Where boarding piers are provided at boat launch ramps, the final guidelines require at least 5 percent of the boarding piers to be accessible. Gangways that connect to accessible boarding piers are permitted to exceed the 1:12 maximum slope where the total length of the gangways is at least 30 feet.

Accessible boarding piers must provide a minimum of 60 inches wide clear pier space for the length of the pier. Newly constructed fixed boarding piers are typically 4 feet to 6 feet wide; and newly constructed floating boarding piers are 6 feet to 8 feet wide. We assumed the requirements for accessible boarding piers at boat launch ramps would have minimal impact on new construction.

5.5 Additions Impacts

We assumed the 120 additions to existing marinas each year construct new gangways, piers, and boat slips. We assumed the marinas would have more than 25 boat slips after the additions. We used the same models as we used for new construction of gangways to estimate the incremental costs for the 120 additions to comply with the final guidelines. We estimated the total annual compliance costs to range from $2.3 million to $3.9 million.

5.6 Alterations Impacts

The final guidelines include two exceptions that will minimize the impacts on alterations to existing marinas. The first exception affects gangways. Where an existing gangway is altered or replaced, an increase in the length of the gangway is not required, unless a primary function area (e.g., boat slips) is altered or replaced. If the additional cost of providing a gangway complying with the accessible route requirements in ADAAG, as modified by the final guidelines, is disproportionate to the cost of the overall alterations, the duty to comply is limited.56 The second exception affects boat slips. Where at least one accessible boat slip has a minimum of 60 inches clear pier space for the length of the boat slip, and providing a minimum of 60 inches clear pier space for the length of additional boat slips would result in a reduction of the number of boat slips available or a reduction in the widths of existing boat slips, the clear pier space is permitted to be located perpendicular to the accessible boat slips.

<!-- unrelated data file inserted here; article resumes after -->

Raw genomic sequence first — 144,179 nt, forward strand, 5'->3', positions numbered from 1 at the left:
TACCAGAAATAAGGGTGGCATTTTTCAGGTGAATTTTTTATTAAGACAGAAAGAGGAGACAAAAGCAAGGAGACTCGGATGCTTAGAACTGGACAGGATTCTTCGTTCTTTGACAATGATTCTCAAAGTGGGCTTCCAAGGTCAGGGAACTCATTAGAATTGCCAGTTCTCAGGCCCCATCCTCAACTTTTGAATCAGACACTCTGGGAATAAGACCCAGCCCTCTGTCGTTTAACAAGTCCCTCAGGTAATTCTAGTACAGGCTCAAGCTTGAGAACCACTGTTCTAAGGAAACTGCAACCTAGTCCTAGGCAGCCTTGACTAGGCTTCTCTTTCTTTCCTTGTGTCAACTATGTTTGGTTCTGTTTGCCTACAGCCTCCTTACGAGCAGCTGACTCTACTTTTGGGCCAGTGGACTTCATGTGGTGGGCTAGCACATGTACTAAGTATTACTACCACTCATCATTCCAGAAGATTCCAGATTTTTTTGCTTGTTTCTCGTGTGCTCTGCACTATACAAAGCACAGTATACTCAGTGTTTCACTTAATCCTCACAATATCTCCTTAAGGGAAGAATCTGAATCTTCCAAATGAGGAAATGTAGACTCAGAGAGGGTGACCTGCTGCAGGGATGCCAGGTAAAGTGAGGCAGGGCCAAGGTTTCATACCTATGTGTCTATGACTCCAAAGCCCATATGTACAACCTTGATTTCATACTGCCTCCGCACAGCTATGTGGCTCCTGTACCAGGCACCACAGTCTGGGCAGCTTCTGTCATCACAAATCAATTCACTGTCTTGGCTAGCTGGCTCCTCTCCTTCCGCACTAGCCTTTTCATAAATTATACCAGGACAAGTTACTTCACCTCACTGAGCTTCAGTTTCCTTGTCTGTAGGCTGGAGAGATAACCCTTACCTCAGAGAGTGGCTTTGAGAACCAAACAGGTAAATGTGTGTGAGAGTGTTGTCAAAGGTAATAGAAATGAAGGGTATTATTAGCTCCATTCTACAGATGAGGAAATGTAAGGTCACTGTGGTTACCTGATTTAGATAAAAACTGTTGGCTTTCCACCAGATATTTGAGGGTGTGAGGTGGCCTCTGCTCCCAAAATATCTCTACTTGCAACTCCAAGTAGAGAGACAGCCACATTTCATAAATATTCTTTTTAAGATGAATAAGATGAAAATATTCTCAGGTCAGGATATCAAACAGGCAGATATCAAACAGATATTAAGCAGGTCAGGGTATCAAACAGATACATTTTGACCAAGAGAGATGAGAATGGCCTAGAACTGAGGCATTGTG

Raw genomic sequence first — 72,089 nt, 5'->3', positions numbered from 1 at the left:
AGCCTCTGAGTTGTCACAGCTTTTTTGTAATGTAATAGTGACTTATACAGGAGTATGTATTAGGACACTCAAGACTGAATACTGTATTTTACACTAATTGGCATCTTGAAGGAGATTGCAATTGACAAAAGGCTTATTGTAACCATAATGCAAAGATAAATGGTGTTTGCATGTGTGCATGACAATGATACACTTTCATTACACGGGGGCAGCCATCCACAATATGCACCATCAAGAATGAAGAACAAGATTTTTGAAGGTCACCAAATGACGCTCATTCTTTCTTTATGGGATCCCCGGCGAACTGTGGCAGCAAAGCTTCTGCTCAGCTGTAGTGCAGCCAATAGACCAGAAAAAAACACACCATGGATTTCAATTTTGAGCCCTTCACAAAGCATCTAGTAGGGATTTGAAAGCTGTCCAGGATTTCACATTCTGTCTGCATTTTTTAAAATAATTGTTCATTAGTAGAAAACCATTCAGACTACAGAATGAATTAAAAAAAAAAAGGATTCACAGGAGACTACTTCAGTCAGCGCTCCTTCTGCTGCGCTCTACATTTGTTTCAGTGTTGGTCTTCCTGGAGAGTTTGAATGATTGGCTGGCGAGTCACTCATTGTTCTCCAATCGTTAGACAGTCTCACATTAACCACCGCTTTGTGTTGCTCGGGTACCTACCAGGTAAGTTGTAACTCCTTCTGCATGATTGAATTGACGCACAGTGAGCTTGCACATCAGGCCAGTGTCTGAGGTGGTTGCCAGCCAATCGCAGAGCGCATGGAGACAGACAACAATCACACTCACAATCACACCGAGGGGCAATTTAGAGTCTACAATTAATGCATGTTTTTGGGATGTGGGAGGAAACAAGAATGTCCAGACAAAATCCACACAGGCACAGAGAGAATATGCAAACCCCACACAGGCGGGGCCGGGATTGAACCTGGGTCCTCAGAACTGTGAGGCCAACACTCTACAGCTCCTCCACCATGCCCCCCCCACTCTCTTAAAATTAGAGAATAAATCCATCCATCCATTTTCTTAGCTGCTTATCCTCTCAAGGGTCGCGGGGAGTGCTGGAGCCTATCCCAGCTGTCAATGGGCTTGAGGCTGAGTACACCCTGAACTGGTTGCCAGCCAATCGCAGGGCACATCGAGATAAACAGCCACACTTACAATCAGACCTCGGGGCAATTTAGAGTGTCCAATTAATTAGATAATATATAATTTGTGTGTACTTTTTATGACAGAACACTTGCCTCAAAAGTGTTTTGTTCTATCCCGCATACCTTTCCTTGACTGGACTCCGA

We assumed a 20 year replacement schedule with 600 existing marinas being altered each year. We assumed 25 percent of existing marinas (150 facilities) have fewer than 25 boat slips.57 We assumed in the absence of the final guidelines these small marinas would provide at least 30 foot gangways when altering or replacing gangways and would not incur additional costs. We also assumed 25 percent of the existing marinas with 25 or more boat slips (112 facilities) would not have to alter gangways to meet the accessible route requirements in ADAAG, as modified by the final guidelines, because the cost would be disproportionate to the cost of the overall alterations, or because existing physical or site constraints would make compliance technically infeasible.58 We used the same models as we used for new construction of gangways to estimate the incremental costs for alterations to the remaining 337 existing marinas to comply with the final guidelines. We estimated the total annual compliance costs to range from $6.5 million to $10.7 million.

5.7 Total Costs

For marinas, the total annual compliance costs ranges from $10.8 million to $18.0 million. See Table 5.3.

Table 5.3 - Annual Compliance Costs for Marinas

Item Cost (Millions)
New Construction $2.0 - $3.4
Additions $2.3 - $3.9
Alterations $6.5 - $10.7
Total $10.8 - $18.0